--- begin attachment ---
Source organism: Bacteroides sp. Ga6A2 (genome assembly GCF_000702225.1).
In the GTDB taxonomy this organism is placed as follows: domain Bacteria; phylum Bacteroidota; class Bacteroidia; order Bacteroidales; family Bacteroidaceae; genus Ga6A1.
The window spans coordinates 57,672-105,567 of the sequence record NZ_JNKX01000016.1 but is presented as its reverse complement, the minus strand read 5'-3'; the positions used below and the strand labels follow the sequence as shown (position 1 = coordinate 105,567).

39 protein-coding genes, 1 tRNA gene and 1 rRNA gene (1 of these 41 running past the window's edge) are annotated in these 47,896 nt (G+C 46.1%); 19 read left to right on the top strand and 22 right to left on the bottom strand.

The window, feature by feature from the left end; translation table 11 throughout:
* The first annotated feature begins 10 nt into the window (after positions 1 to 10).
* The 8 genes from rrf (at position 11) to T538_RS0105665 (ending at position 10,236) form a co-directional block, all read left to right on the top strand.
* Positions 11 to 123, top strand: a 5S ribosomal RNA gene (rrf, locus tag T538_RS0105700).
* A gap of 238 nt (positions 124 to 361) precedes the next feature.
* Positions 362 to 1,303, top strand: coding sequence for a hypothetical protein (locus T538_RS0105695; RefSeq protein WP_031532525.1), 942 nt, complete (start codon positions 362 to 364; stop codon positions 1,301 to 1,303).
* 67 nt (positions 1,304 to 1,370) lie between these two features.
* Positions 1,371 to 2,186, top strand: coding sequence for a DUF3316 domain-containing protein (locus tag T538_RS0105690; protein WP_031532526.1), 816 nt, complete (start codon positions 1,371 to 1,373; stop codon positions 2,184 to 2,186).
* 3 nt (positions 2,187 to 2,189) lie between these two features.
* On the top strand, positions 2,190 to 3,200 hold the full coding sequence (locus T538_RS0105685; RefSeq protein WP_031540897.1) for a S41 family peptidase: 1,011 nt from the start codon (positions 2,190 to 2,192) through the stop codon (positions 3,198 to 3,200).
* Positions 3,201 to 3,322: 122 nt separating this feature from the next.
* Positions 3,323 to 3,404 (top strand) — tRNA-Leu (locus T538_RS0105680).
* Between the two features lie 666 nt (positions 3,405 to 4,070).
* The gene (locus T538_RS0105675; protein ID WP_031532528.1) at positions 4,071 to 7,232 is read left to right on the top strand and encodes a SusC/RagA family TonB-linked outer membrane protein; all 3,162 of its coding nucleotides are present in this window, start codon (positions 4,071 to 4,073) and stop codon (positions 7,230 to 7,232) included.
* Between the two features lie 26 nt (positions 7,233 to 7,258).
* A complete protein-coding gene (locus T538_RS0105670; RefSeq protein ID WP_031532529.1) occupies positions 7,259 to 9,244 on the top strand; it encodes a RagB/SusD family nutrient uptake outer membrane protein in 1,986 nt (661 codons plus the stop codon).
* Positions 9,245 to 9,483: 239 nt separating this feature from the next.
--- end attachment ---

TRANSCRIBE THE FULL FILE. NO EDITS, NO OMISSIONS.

Source organism: Bacteroides sp. Ga6A2 (genome assembly GCF_000702225.1).
In the GTDB taxonomy this organism is placed as follows: domain Bacteria; phylum Bacteroidota; class Bacteroidia; order Bacteroidales; family Bacteroidaceae; genus Ga6A1.
The window spans coordinates 57,672-105,567 of the sequence record NZ_JNKX01000016.1 but is presented as its reverse complement, the minus strand read 5'-3'; the positions used below and the strand labels follow the sequence as shown (position 1 = coordinate 105,567).

39 protein-coding genes, 1 tRNA gene and 1 rRNA gene (1 of these 41 running past the window's edge) are annotated in these 47,896 nt (G+C 46.1%); 19 read left to right on the top strand and 22 right to left on the bottom strand.

The window, feature by feature from the left end; translation table 11 throughout:
* The first annotated feature begins 10 nt into the window (after positions 1 to 10).
* The 8 genes from rrf (at position 11) to T538_RS0105665 (ending at position 10,236) form a co-directional block, all read left to right on the top strand.
* Positions 11 to 123, top strand: a 5S ribosomal RNA gene (rrf, locus tag T538_RS0105700).
* A gap of 238 nt (positions 124 to 361) precedes the next feature.
* Positions 362 to 1,303, top strand: coding sequence for a hypothetical protein (locus T538_RS0105695; RefSeq protein WP_031532525.1), 942 nt, complete (start codon positions 362 to 364; stop codon positions 1,301 to 1,303).
* 67 nt (positions 1,304 to 1,370) lie between these two features.
* Positions 1,371 to 2,186, top strand: coding sequence for a DUF3316 domain-containing protein (locus tag T538_RS0105690; protein WP_031532526.1), 816 nt, complete (start codon positions 1,371 to 1,373; stop codon positions 2,184 to 2,186).
* 3 nt (positions 2,187 to 2,189) lie between these two features.
* On the top strand, positions 2,190 to 3,200 hold the full coding sequence (locus T538_RS0105685; RefSeq protein WP_031540897.1) for a S41 family peptidase: 1,011 nt from the start codon (positions 2,190 to 2,192) through the stop codon (positions 3,198 to 3,200).
* Positions 3,201 to 3,322: 122 nt separating this feature from the next.
* Positions 3,323 to 3,404 (top strand) — tRNA-Leu (locus T538_RS0105680).
* Between the two features lie 666 nt (positions 3,405 to 4,070).
* The gene (locus T538_RS0105675; protein ID WP_031532528.1) at positions 4,071 to 7,232 is read left to right on the top strand and encodes a SusC/RagA family TonB-linked outer membrane protein; all 3,162 of its coding nucleotides are present in this window, start codon (positions 4,071 to 4,073) and stop codon (positions 7,230 to 7,232) included.
* Between the two features lie 26 nt (positions 7,233 to 7,258).
* A complete protein-coding gene (locus T538_RS0105670; RefSeq protein ID WP_031532529.1) occupies positions 7,259 to 9,244 on the top strand; it encodes a RagB/SusD family nutrient uptake outer membrane protein in 1,986 nt (661 codons plus the stop codon).
* Positions 9,245 to 9,483: 239 nt separating this feature from the next.